Test Results

Results of Tests and Investigations

If you had tests at the Practice and you have signed up to online access you can view your results by logging on to the NHS App here.

If you would like to speak to someone to get your results our reception team can read out comments left by GPs about your results Monday to Friday 09:00 - 18:15.  

It is your responsibility to find out the results of any tests taken at the Practice.

Please wait the indicated number of days before calling for results:

3 Days: Urine, Vaginal Swab

5 Days: Chlamydia, Stool, Swabs, Sputum, Blood Tests

10-14 Days: Nail Clippings, Biopsies

If you had tests elsewhere you can chase your results directly with the hospital or clinic.

Here are some helpful contact details:

Queen Elizabeth Hospital Birmingham

Mindelsohn Way
Edgbaston, Birmingham
B15 2GW

Website: www.uhb.nhs.uk

Tel: 0121 371 2000

Alternatively you can contact the ward or department where you had your test directly.

Birmingham Women’s Hospital

Metchley Park Road, Edgbaston, Birmingham, B15 2TG

Tel: 0121 472 1377


Birmingham Children’s Hospital

Steelhouse Lane
B4 6NH

Tel: 0121 333 9999

Website: www.bwc.nhs.uk

Alternatively you can contact the ward or department where you had your test directly.

Birmingham Heartlands Hospital

Bordesley Green
West Midlands
B9 5SS

Website: www.heartofengland.nhs.uk

Tel: 0121 424 2000

Alternatively you can contact the ward or department where you had your test directly.

Royal Orthopaedic Hospital

Bristol Road South,

Northfield, Birmingham,

B31 2AP

Website: www.roh.nhs.uk

Tel: 0121 685 4000

Blood Tests

A blood test is when a sample of blood is taken for testing in a laboratory. Blood tests have a wide range of uses and are one of the most common types of medical test. For example, a blood test can be used to:

  • assess your general state of health
  • confirm the presence of a bacterial or viral infection
  • see how well certain organs, such as the liver and kidneys, are functioning

A blood test usually involves the phlebotomist taking a blood sample from a blood vessel in your arm and the usual place for a sample is the inside of the elbow or wrist, where the veins are relatively close to the surface. Blood samples from children are most commonly taken from the back of the hand. The childs hand will be anaesthetised (numbed) with a special cream before the sample is taken.

You can find out more about blood tests, their purpose and the way they are performed on the NHS Choices website.


Non-Fasting Blood Test – Information

What is the difference between a fasting and non-fasting blood tests?

A fasting test gives you a ‘bottom line’ result – this is the lowest you can expect the sugar and cholesterol figures to be.

If you have eaten just before the test, then the levels of sugar and cholesterol are determined by what you have just eaten – not by your body’s ability to handle these substances.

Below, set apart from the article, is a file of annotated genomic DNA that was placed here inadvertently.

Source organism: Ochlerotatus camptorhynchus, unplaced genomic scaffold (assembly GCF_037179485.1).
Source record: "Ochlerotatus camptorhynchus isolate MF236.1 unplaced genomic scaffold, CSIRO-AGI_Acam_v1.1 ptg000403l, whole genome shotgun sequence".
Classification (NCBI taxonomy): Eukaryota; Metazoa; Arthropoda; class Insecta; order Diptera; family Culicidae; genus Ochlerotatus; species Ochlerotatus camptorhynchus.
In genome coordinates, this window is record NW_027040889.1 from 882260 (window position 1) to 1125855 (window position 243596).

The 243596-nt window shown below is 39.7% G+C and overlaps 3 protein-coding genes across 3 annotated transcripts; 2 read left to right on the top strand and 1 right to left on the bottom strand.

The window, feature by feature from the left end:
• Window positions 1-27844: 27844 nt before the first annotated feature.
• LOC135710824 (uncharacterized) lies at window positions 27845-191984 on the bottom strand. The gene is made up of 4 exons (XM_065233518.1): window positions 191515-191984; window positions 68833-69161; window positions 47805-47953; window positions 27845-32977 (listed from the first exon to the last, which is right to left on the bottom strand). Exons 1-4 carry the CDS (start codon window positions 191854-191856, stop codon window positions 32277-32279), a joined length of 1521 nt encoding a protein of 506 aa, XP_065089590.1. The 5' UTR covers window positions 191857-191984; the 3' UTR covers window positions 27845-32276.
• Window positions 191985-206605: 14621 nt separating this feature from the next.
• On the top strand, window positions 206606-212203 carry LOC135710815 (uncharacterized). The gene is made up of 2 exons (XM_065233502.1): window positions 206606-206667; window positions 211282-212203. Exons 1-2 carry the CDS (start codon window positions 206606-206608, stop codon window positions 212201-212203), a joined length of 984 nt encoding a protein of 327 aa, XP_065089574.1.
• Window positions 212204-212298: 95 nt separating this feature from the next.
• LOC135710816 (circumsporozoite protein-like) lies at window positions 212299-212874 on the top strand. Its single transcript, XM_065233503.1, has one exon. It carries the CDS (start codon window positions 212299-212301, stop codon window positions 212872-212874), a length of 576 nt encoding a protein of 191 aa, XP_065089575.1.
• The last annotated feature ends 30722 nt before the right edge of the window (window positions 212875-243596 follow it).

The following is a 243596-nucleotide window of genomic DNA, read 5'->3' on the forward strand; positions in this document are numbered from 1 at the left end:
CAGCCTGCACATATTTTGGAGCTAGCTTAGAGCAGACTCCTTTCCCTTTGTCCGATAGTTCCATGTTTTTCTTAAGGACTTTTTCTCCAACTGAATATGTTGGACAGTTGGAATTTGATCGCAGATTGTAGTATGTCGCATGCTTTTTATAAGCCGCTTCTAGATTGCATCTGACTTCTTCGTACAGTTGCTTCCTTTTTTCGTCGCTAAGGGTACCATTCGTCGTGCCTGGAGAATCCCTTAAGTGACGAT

• If a non-fasting level is high, it might not mean anything at all is wrong. 
  • If a fasting level is high, then something is definitely wrong.

Why is fasting necessary and if you do eat what does it do to the results of the test?

A fasting glucose test is conducted to determine the amount of sugar or glucose that is in your blood, after refraining from eating or drinking for a set time prior to the test.

This test is known as a “blood sugar” or “plasma glucose” test.

This test is usually the first one conducted when diagnosing diabetes and may also be used periodically to monitor the progress of diabetic individuals.

The test is simple, relatively painless and takes very little time to perform, although it does require advance preparation on order not to disrupt the results.


For a fasting “blood sugar” test, the doctor will have asked you to not eat or drink anything except water for at least eight hours, prior to having your blood test.

If you have any specific nutritional needs that may impact on your ability to fast for the required length of time, please notify the Practice as soon as possible.


An X-ray is a widely used diagnostic test to examine the inside of the body. X-rays are a very effective way of detecting problems with bones, such as fractures. They can also often identify problems with soft tissue, such as pneumonia or breast cancer.

If you have an X-ray, you will be asked to lie on a table or stand against a surface so that the part of your body being X-rayed is between the X-ray tube and the photographic plate.

An X-ray is usually carried out by a radiographer, a healthcare professional who specialises in using imaging technology, such as X-rays and ultrasound scanners.

You can find out more about x-ray tests, how they are performed, their function and the risks by visiting the NHS Choices website.